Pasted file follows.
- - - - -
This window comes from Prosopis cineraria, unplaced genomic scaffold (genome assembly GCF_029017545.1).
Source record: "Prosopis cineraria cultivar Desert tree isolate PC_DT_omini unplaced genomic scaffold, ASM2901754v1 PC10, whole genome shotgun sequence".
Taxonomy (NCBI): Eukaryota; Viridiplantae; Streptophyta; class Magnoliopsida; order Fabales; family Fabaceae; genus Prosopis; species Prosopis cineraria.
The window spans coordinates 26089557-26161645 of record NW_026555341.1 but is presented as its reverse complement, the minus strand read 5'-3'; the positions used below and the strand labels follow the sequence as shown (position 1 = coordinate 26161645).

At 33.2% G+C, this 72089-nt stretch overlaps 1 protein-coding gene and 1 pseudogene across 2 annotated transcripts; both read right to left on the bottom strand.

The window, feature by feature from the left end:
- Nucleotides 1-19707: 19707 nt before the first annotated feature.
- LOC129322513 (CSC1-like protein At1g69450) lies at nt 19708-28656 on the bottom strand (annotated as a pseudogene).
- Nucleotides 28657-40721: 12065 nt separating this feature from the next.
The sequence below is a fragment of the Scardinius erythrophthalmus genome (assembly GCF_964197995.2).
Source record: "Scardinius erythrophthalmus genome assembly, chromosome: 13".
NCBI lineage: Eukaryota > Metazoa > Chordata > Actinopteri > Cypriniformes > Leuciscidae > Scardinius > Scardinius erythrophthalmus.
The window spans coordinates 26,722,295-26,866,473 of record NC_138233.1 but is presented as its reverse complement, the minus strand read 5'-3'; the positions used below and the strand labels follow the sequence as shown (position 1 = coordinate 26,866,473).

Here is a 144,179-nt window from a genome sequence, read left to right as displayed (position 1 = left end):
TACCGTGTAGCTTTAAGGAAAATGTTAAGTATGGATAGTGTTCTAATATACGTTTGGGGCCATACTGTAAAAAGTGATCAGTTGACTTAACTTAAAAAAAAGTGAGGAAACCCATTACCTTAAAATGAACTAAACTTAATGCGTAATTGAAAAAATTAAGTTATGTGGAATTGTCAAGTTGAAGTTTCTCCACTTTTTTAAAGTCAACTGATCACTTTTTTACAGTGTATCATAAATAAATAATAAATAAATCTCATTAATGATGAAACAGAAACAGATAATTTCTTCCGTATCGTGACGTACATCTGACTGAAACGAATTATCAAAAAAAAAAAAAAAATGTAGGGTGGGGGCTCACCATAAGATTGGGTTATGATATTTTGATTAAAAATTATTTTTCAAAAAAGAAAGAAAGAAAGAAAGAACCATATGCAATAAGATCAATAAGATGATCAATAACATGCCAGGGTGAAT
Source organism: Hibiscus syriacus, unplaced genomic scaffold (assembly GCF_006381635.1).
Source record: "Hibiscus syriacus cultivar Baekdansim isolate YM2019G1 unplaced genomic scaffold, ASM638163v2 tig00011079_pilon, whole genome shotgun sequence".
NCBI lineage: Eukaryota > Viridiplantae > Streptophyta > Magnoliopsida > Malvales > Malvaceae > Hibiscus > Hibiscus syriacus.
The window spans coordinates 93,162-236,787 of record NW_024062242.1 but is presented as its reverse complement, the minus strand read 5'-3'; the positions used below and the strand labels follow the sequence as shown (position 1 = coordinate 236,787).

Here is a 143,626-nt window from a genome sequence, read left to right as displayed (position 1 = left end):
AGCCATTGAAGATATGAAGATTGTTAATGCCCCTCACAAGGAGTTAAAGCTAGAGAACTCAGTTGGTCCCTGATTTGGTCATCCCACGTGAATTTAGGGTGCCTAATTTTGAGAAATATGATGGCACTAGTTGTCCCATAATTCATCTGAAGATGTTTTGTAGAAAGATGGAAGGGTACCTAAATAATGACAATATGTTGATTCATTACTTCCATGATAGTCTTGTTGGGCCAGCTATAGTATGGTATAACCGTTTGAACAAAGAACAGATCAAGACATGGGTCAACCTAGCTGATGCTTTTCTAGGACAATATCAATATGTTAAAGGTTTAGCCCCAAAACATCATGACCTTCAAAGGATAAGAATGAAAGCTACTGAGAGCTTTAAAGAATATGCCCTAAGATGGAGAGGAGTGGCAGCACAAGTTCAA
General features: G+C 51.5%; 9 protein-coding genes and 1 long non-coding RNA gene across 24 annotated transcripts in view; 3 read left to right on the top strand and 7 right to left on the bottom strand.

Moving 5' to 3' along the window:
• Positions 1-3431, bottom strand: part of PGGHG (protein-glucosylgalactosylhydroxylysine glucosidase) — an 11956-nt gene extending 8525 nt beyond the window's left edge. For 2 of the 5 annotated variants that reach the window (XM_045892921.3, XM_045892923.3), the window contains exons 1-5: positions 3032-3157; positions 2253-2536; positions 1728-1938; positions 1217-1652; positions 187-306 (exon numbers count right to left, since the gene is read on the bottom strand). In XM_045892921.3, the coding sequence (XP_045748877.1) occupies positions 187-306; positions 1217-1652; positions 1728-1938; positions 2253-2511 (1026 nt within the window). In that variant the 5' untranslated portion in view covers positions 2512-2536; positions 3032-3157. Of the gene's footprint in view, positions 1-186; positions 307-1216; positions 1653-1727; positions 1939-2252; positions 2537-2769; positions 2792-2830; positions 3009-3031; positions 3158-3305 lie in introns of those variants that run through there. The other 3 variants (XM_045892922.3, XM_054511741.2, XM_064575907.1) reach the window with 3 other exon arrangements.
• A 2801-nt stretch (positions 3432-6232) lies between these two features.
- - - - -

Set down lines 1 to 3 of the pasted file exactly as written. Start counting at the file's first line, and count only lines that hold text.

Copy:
This window comes from Prosopis cineraria, unplaced genomic scaffold (genome assembly GCF_029017545.1).
Source record: "Prosopis cineraria cultivar Desert tree isolate PC_DT_omini unplaced genomic scaffold, ASM2901754v1 PC10, whole genome shotgun sequence".
Taxonomy (NCBI): Eukaryota; Viridiplantae; Streptophyta; class Magnoliopsida; order Fabales; family Fabaceae; genus Prosopis; species Prosopis cineraria.